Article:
You also have legal obligations under the Disability (Access to Premises-Buildings) Standards 2010 (known as the Premises Standards).
Find out more at www.humanrights.gov.au
Do a quick self-assessment
Use this self-assessment to see how your business is currently performing and to identify areas where you can improve accessibility.
Read our fact sheetsYou can find detailed information on your legal obligations and the positive duty to prevent discrimination in the fact sheets below.
The fact sheets provide you with information on how you can meet your obligations and improve accessibility. This includes communicating effectively with people with different kinds of disability and how you can make reasonable adjustments to meet the needs of your customers who have a disability:
- Accessibility fact sheet for business owners
(PDF, 555) | (DOC, 95KB)
- Accessibility fact sheet for staff
(PDF, 315KB) | (DOC, 58KB)
- Guide to communicating with customers with disabilities
(PDF, 380KB) | (DOC, 75KB)
- Know your Rights: Business accessibility fact sheet for customers with disabilities
(PDF, 380KB) | (DOC, 75KB)
- Accessible toilets and changing places
(PDF, 310KB) | (DOC, 30KB)
Victorian Equal Opportunity and Human Rights Commission
You can contact the Commission’s Enquiry Line on 1300 292 153 for more information about your legal obligations under the Act regarding accessibility.
Our education, training and consultancy services can help you understand your obligations regarding disability discrimination and accessibility.
For more information and to register online visit humanrightscommission.vic.gov.au/training or call (03) 9032 3467.
Scope – for people with a disability
Scope Victoria offers a range of services to support people with disabilities to be part of their communities, and to support businesses and services to be more inclusive.
Scope provides an accessible written information service to create easy-to-read documents such as brochures, menus and other important information.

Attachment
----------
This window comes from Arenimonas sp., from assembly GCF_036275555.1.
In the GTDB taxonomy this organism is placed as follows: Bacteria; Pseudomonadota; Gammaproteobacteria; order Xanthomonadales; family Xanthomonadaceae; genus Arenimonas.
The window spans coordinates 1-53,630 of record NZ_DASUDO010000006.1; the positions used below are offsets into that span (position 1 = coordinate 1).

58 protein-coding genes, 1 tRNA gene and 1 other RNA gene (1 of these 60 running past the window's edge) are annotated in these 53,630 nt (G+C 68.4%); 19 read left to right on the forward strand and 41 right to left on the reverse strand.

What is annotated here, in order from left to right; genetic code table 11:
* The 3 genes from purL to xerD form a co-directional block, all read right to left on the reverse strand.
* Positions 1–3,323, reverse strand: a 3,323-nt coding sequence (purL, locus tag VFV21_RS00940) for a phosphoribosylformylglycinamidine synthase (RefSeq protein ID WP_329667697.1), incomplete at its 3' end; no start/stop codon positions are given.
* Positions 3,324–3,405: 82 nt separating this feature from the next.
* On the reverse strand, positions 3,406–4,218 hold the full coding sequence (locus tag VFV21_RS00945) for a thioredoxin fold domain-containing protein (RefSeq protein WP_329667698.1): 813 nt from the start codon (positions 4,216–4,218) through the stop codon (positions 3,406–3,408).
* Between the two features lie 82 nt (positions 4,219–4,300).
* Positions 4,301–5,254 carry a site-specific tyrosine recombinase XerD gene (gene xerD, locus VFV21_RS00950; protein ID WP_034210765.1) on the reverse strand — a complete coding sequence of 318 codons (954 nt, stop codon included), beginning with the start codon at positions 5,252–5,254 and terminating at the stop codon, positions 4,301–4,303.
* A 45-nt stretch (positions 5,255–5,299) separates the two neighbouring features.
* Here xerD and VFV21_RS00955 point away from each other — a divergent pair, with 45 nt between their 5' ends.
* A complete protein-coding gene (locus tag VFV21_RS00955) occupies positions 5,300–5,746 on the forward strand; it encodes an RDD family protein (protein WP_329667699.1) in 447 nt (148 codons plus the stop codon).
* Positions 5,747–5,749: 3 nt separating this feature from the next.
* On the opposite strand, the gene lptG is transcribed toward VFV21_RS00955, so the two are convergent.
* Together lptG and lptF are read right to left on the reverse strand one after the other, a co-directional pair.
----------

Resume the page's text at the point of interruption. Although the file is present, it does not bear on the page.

Scope offers a communication access accreditation process and will award the Communication Access Symbol (below) to businesses and services that meet the minimum standards for communication access. These standards contribute to great customer service and successful communication for everyone.
Communication Rights Australia
Communication Rights Australia is an advocacy and information service for people with little or no speech and provides a range of resources and services to assist people with disability.
Vicdeaf provides a range of services and advice to assist people who are deaf or hearing impaired, or those working with them.
SANE is a national charity helping people affected by mental illness. It provides information and a helpline, education, support and training and produces a wide range of guides and useful publications on mental illness for consumers, carers, health professionals, students and the general community.
Blind Citizens Australia
Blind Citizens Australia is the united voice of Australians who are blind or vision impaired and provides a range of services and advice to assist people who are blind or vision impaired, or those working with them.
FOR INFORMATION ABOUT ACCESSIBILITY
Municipal Association of Victoria
The Municipal Association of Victoria (MAV) builds the capacity of local councils and provides specialist information and advice including advice on accessible buildings for people with disability.
Association of Consultants in Access Australia Inc
Association of Consultants in Access Australia Inc (ACA) is a peak national membership based professional association for people working to achieve access to the built environment for people with a disability. It provides information on how to make buildings and businesses more accessible.
Australian Human Rights Commission
The Australian Human Rights Commission is a statutory organisation that promotes and protects human rights by providing education and awareness about rights, receives and deals with complaints of discrimination, ensures human rights compliance and develops policy and legislation. It provides information and advice to businesses on how they can make their goods, services and premises more accessible to a range of customers.
People with Disability Australia
People with Disability Australia (PWDA) provide rights related information, training, education, research and advice and referral information to people with disability, their carers or advocates.
Council on the Ageing (Victoria)
Council on the Ageing (COTA) provides information and advice to older people through advocacy, engaging older people and through awareness raising of the needs of older people.
Your local council
Contact your local council to see if they provide any support to help local businesses improve accessibility.
- City of Wodonga
- Surf Coast Shire
- Hobsons Bay City Council
For more information about this project please contact us at firstname.lastname@example.org.